Care and Quartering of Animals

  1. All animals shall be supplied with sufficient nutritious food and clean water as often as the feeding habits of the respective animals require, but not less than two (2) times every twenty four (24) hours in the case of juveniles and once every twenty four (24) hours for adults.
  2. Adequate shelter from the weather shall be provided each animal.
  3. All animals and animal enclosures shall be maintained in a clean, sanitary state of good repair to protect the animals from injury. (Ord. 3383 §2, 2010)

Animals Attacking, Biting, or Chasing

  1. It is unlawful for the owner or custodian of any animal to allow the animal to attack, bite, or chase any person or domesticated animal or wild animal.
  2. The injuring, capturing, or killing of an animal by any person while the animal is engaged in any act prohibited by this title, if reasonably necessary to stop the animal's actions, shall not be a violation of any other provision of this chapter, provided such injuring, capturing, or killing in no way endangers another's safety or property or violates any provision of federal, state or city law or code. (Ord. 3383 §2, 2010)

Vaccinations

  1. Rabies vaccination is required for all dogs within thirty (30) days of when the dog:
  2. Reaches the age of three (3) months;
  3. Is acquired or brought into the city if over three (3) months old; or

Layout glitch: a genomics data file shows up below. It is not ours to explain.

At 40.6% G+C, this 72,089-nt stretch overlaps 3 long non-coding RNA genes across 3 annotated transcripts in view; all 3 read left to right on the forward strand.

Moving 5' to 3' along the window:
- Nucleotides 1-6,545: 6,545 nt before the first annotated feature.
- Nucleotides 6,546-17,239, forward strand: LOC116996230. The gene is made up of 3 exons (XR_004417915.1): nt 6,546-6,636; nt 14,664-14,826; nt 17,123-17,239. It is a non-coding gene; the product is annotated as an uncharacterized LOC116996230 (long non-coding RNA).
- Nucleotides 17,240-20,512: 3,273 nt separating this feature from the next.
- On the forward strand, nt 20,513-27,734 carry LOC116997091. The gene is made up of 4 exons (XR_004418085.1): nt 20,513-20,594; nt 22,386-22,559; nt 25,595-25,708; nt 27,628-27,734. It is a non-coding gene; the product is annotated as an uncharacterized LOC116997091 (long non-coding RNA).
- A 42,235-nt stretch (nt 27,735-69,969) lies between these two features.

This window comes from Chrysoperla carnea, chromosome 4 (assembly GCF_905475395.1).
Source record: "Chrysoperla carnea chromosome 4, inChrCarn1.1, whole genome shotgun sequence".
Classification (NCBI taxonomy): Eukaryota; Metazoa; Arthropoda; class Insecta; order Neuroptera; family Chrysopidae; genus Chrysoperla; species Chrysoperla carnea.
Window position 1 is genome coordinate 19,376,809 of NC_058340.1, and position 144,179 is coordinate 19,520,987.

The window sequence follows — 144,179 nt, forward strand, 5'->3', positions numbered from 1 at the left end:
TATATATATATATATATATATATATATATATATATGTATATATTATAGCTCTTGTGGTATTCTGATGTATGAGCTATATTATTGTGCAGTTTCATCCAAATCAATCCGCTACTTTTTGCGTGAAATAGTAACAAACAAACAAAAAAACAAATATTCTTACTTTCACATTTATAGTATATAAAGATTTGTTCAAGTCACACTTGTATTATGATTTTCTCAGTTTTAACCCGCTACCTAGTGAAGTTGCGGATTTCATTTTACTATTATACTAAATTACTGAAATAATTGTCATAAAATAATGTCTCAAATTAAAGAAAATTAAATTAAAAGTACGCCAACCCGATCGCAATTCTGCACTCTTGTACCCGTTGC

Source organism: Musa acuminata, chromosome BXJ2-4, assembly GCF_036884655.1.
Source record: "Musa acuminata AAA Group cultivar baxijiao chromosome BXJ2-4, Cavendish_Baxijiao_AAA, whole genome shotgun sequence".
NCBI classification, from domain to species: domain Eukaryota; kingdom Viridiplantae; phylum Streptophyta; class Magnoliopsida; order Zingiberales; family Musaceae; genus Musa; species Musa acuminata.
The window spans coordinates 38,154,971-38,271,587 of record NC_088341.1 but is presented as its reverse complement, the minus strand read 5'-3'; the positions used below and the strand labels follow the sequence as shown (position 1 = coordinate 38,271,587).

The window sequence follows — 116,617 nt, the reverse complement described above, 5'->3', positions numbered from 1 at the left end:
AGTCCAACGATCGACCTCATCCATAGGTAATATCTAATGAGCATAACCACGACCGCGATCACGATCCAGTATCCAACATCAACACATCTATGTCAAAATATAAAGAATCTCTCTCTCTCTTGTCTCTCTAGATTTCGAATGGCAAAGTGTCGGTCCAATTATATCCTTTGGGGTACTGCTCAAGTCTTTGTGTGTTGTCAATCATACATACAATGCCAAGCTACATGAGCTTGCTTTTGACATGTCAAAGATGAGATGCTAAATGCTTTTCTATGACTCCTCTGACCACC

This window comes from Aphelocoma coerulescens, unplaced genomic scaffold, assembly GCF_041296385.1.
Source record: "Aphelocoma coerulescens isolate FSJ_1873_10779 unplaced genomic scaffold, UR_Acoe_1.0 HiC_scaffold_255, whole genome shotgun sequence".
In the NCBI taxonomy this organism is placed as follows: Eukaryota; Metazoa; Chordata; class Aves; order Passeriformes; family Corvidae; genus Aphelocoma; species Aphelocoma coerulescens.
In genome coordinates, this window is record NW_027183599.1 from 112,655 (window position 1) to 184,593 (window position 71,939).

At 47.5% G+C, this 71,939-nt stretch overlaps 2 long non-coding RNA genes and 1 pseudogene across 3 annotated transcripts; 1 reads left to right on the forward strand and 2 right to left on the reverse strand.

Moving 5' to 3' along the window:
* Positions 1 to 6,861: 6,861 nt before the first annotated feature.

4. The expiration of the most recent vaccination.This provision shall not apply to veterinarian or kennel operators temporarily maintaining on their premises animals owned by others.

Each veterinarian, when vaccinating any animal for rabies, shall complete a certificate of rabies vaccination (in duplicate) which includes the following information:

  1. Owner's name and address;
  2. A description of animal (breed, sex, markings, age, name);
  3. The date of vaccination;
  4. The rabies vaccination tag number;
  5. The type of rabies vaccine administered; and
  6. The manufacturer's serial number of vaccine.A copy of the certificate shall be distributed to the owner and the original retained by the issuing veterinarian. (Ord. 3383 §2, 2010)

Quarantine

Any domestic animal, without proof of a current rabies vaccination, that is known to have bitten a person must be placed in strict quarantine for veterinary observation for a period of not less than ten (10) days, which shall be determined from the date the bite occurred.

An animal that has rabies or shows signs of having rabies, and every animal bitten by another animal afflicted with rabies or that is known to have been exposed to rabies, must be placed in strict quarantine for veterinary observation in a manner that securely segregates the animal from other animals or humans for a period not less than six (6) months.

The animal control impound facility or a veterinary hospital will be the normal place for quarantine, however, the police chief, or designee, may approve other quarantine arrangements, including confinement by the owner, if the police chief or designee, following an inspection, determines: